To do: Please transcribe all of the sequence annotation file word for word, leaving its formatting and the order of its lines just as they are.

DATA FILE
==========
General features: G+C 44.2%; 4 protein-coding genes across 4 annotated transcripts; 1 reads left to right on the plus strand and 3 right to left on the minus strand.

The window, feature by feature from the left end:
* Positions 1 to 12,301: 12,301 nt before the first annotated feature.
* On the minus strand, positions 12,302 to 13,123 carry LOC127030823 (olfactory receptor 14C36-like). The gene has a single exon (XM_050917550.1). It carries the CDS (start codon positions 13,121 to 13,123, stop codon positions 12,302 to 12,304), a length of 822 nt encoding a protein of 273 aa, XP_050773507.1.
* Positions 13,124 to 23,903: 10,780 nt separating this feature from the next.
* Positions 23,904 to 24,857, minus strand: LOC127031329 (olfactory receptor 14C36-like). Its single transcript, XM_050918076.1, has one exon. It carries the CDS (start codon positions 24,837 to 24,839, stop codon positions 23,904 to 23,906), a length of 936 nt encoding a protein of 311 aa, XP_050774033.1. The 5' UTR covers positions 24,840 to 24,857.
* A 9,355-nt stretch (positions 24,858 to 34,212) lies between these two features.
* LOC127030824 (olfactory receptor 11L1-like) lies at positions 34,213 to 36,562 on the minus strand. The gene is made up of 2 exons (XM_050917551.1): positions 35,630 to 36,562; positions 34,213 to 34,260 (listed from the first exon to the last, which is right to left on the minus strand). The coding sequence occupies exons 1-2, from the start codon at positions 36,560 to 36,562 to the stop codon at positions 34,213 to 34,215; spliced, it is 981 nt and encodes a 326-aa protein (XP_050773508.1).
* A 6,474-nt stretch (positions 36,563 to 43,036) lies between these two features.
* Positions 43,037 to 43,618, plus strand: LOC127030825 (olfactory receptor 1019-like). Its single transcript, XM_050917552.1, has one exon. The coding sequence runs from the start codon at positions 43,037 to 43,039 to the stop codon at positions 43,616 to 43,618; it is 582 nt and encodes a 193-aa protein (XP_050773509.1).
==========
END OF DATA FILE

General features: G+C 44.2%; 4 protein-coding genes across 4 annotated transcripts; 1 reads left to right on the plus strand and 3 right to left on the minus strand.

The window, feature by feature from the left end:
* Positions 1 to 12,301: 12,301 nt before the first annotated feature.
* On the minus strand, positions 12,302 to 13,123 carry LOC127030823 (olfactory receptor 14C36-like). The gene has a single exon (XM_050917550.1). It carries the CDS (start codon positions 13,121 to 13,123, stop codon positions 12,302 to 12,304), a length of 822 nt encoding a protein of 273 aa, XP_050773507.1.
* Positions 13,124 to 23,903: 10,780 nt separating this feature from the next.
* Positions 23,904 to 24,857, minus strand: LOC127031329 (olfactory receptor 14C36-like). Its single transcript, XM_050918076.1, has one exon. It carries the CDS (start codon positions 24,837 to 24,839, stop codon positions 23,904 to 23,906), a length of 936 nt encoding a protein of 311 aa, XP_050774033.1. The 5' UTR covers positions 24,840 to 24,857.
* A 9,355-nt stretch (positions 24,858 to 34,212) lies between these two features.
* LOC127030824 (olfactory receptor 11L1-like) lies at positions 34,213 to 36,562 on the minus strand. The gene is made up of 2 exons (XM_050917551.1): positions 35,630 to 36,562; positions 34,213 to 34,260 (listed from the first exon to the last, which is right to left on the minus strand). The coding sequence occupies exons 1-2, from the start codon at positions 36,560 to 36,562 to the stop codon at positions 34,213 to 34,215; spliced, it is 981 nt and encodes a 326-aa protein (XP_050773508.1).
* A 6,474-nt stretch (positions 36,563 to 43,036) lies between these two features.
* Positions 43,037 to 43,618, plus strand: LOC127030825 (olfactory receptor 1019-like). Its single transcript, XM_050917552.1, has one exon. The coding sequence runs from the start codon at positions 43,037 to 43,039 to the stop codon at positions 43,616 to 43,618; it is 582 nt and encodes a 193-aa protein (XP_050773509.1).